Friday, September 28, 2018

Faculty Exhibition 2018

Two weeks ago I brought two framed pieces with me to school to loan to the next faculty art show at my university.  I was a little concerned as my chosen pieces were not particularly new, but of the things I had ready to go, I felt they were the best choices.  Since no required dates were given I went with my own criteria- things not shown in that location before and art that could hold a wall well.  Last week we were asked to send titles and such so they could create title cards for the works, and a few days ago they requested that we fill out an insurance form.  Couldn't make the insurance form attached to an e-mail work, so I went with plan B- grab a printed form left in the mail room, fill it out this morning, and leave it in the organizer's box.  Despite delays caused by the 4th major rainstorm this week, I got to school in time to take care of this before class.

The show was scheduled to open today, but as usual, when I arrived the gallery was locked and dark. No problem, as I would be there for several hours anyway.  During a class break I wandered down to the 2nd floor where I found Tino at work on a new woodcut in the print room.  I shared some requested information about tools, and he asked about ways to transition patterns and stuff in his complex composition.  I told him he might find answers in my portrait piece in the faculty show, and the organizer mentioned that she had opened the gallery so people could check it out.  We took a walk down to the 1st floor, and while the lights were on, the gallery doors were locked.  Have to try again later.

About an hour later the organizer stopped by my classroom and mentioned the she had opened the door again (mystified as to who had locked it earlier) and on my next break I collected Tino and we checked out the faculty show.  When I show my work to students, whether it be at the college or in a local class, I always emphasize that it's not because I want them to copy what I've done, but just to show them how I decided to resolve the issue.  His subject and style are very different from mine, but it seemed he was getting ideas looking at my piece from almost 20 years ago.  I'm sure we'll talk more in future weeks.

After my classes were over, I was up on 4 returning the slide projector and ran into another adjunct who has work in the new show.  He had a few general questions, including whether I was planning to hang around today for the opening reception.  I hadn't heard anything about a reception, and told him I was planning to go home after class.  On the way out, I stopped in the gallery and talked to the student watching the place.  She knew nothing of a reception, just planning to lock up when her gallery shift ended a little later, but seemed a little disappointed that one wasn't planned, feeling that the show was good enough that more people should come to see it.  I wasn't surprised at the lack of a reception as the last faculty show we had the school declined to hold a reception or provide refreshments, leaving it up to the faculty to provide whatever we decided to bring in.  We are now fewer in number than we were then, so I'm not expecting anything over the next 3 weeks that the show in on the walls.  I took a few quick photos of my pieces to document my part of the show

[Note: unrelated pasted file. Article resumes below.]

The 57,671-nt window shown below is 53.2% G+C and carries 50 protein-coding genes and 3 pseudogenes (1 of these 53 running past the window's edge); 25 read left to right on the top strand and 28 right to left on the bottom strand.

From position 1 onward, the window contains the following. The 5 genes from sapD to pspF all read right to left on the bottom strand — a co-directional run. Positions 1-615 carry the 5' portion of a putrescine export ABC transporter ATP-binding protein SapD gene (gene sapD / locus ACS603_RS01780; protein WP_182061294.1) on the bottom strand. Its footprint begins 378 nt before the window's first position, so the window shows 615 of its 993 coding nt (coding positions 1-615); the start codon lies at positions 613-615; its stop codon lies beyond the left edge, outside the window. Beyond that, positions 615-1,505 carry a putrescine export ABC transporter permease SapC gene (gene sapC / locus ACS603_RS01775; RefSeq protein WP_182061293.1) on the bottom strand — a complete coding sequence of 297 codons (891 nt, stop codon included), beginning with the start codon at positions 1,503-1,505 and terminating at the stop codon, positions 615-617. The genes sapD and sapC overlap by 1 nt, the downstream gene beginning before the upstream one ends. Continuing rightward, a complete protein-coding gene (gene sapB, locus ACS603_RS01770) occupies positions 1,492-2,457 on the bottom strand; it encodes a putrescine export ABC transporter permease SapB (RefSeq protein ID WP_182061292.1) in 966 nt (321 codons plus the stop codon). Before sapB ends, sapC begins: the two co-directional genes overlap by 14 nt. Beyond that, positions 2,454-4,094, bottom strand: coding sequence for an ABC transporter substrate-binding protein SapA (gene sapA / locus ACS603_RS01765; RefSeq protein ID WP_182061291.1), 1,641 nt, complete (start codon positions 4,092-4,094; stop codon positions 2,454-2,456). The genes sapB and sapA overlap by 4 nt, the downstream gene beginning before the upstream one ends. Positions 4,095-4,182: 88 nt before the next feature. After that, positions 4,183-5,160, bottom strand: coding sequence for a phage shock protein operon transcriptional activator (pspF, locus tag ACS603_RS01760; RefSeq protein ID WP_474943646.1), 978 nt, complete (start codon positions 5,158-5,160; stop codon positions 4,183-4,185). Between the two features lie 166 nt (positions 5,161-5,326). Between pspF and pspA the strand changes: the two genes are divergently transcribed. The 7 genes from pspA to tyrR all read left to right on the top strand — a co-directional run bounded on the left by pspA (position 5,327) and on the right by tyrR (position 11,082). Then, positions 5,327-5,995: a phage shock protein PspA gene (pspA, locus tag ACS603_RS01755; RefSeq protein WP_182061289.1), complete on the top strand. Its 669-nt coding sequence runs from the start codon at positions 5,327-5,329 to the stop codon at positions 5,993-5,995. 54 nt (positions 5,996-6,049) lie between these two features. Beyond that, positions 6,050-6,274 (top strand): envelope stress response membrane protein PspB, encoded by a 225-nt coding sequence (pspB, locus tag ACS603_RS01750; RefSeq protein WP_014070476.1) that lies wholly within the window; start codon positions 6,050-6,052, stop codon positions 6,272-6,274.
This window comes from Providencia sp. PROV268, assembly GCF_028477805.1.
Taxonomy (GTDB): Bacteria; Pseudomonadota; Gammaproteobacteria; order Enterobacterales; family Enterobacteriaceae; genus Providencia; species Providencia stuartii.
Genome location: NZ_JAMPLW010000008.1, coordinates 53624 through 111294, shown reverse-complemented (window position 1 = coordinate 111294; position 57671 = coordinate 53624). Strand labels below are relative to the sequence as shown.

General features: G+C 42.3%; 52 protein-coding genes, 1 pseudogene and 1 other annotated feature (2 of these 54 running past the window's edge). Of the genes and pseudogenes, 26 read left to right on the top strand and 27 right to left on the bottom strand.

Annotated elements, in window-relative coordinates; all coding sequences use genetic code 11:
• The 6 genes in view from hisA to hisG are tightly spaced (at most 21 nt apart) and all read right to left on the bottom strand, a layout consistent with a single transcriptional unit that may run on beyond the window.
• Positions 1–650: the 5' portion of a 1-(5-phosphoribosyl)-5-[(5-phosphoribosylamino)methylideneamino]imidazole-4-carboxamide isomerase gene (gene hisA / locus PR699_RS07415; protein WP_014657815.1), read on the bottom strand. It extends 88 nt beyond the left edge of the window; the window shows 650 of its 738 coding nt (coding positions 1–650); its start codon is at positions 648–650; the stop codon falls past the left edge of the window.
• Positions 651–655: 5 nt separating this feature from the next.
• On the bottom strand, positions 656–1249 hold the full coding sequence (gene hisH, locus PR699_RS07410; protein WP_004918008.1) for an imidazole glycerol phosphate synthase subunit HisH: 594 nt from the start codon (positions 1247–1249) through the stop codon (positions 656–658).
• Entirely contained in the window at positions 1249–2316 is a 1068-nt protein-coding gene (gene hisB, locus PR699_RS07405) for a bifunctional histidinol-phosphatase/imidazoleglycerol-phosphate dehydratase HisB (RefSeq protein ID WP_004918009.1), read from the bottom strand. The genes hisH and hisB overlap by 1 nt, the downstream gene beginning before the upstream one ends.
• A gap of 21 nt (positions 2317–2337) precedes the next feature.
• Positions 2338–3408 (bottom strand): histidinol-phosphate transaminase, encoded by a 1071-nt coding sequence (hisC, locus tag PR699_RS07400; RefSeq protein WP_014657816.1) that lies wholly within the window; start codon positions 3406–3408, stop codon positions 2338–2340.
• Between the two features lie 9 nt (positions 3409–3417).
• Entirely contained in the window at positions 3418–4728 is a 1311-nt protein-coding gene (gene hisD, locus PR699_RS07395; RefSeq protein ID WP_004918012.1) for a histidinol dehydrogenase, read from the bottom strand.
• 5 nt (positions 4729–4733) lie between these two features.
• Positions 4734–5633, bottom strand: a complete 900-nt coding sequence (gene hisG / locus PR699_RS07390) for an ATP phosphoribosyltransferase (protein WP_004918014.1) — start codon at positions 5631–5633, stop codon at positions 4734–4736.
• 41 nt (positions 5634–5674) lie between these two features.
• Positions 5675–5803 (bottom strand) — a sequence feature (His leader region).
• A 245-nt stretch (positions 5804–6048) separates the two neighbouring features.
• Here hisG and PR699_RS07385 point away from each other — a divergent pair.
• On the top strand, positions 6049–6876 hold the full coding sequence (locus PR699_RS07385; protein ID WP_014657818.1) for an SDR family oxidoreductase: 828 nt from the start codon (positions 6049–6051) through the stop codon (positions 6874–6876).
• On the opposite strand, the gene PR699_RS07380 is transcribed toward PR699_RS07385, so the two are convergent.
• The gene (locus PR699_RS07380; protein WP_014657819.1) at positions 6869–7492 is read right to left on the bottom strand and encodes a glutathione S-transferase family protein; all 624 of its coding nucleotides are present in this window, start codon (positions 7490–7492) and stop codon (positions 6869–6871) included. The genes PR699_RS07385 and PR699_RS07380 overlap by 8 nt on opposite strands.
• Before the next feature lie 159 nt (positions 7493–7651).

and when the gallery student realized who I was, she became very interested in talking to me.  She said she had been very curious about the title of the portrait piece and what it meant, so I gave her a quick version of the story of my model and how I came up with the idea, which seemed to satisfy her.  As long as she was there, I gave her a brief version on the boardwalk story as well.

After all these conversations today, I am no longer worried if my pieces are too old for this show.  Our chair was eliminated years ago and our deans are now in a new building and never set foot in the art building, so no one of consequence is likely to see the thing.  All but a few of the faculty are part time, so we have little interaction.  I figure this show is something for the students to see, and today students who need no grades from me were very interested in the work I showed, so my decisions must have been fine.


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